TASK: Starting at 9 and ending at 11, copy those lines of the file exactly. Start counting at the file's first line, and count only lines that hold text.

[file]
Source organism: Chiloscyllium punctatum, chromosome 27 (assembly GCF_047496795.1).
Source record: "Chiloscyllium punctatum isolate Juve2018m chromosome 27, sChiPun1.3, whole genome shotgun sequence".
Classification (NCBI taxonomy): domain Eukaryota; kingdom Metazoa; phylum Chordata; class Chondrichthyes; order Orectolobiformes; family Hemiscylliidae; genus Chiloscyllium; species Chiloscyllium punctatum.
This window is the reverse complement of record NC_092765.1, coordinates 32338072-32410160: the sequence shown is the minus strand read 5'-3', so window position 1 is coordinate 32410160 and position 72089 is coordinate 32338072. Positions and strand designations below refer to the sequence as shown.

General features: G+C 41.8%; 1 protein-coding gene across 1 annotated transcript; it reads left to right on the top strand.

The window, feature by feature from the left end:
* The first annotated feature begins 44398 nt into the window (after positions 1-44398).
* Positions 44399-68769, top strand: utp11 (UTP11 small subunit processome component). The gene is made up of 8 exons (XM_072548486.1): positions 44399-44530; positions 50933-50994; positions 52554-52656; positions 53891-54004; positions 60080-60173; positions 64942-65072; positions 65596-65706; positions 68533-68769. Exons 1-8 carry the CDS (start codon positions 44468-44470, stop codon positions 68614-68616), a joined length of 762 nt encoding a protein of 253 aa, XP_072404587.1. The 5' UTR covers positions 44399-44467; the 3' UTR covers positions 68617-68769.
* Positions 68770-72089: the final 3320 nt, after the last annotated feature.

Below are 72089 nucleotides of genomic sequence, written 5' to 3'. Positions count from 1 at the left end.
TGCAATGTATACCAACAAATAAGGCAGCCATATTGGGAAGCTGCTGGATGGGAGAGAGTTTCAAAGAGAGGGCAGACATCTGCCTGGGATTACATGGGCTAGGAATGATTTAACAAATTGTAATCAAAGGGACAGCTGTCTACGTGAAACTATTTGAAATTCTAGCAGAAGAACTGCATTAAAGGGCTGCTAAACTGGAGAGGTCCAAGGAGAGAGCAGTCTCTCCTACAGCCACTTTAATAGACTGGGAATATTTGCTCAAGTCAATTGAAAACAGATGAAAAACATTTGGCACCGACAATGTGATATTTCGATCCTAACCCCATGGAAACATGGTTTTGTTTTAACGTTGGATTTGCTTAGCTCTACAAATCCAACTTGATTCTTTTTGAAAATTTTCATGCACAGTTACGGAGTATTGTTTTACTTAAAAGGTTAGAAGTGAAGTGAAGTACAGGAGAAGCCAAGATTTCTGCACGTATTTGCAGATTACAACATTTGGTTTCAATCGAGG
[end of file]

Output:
* Positions 68770-72089: the final 3320 nt, after the last annotated feature.

Below are 72089 nucleotides of genomic sequence, written 5' to 3'. Positions count from 1 at the left end.
TGCAATGTATACCAACAAATAAGGCAGCCATATTGGGAAGCTGCTGGATGGGAGAGAGTTTCAAAGAGAGGGCAGACATCTGCCTGGGATTACATGGGCTAGGAATGATTTAACAAATTGTAATCAAAGGGACAGCTGTCTACGTGAAACTATTTGAAATTCTAGCAGAAGAACTGCATTAAAGGGCTGCTAAACTGGAGAGGTCCAAGGAGAGAGCAGTCTCTCCTACAGCCACTTTAATAGACTGGGAATATTTGCTCAAGTCAATTGAAAACAGATGAAAAACATTTGGCACCGACAATGTGATATTTCGATCCTAACCCCATGGAAACATGGTTTTGTTTTAACGTTGGATTTGCTTAGCTCTACAAATCCAACTTGATTCTTTTTGAAAATTTTCATGCACAGTTACGGAGTATTGTTTTACTTAAAAGGTTAGAAGTGAAGTGAAGTACAGGAGAAGCCAAGATTTCTGCACGTATTTGCAGATTACAACATTTGGTTTCAATCGAGG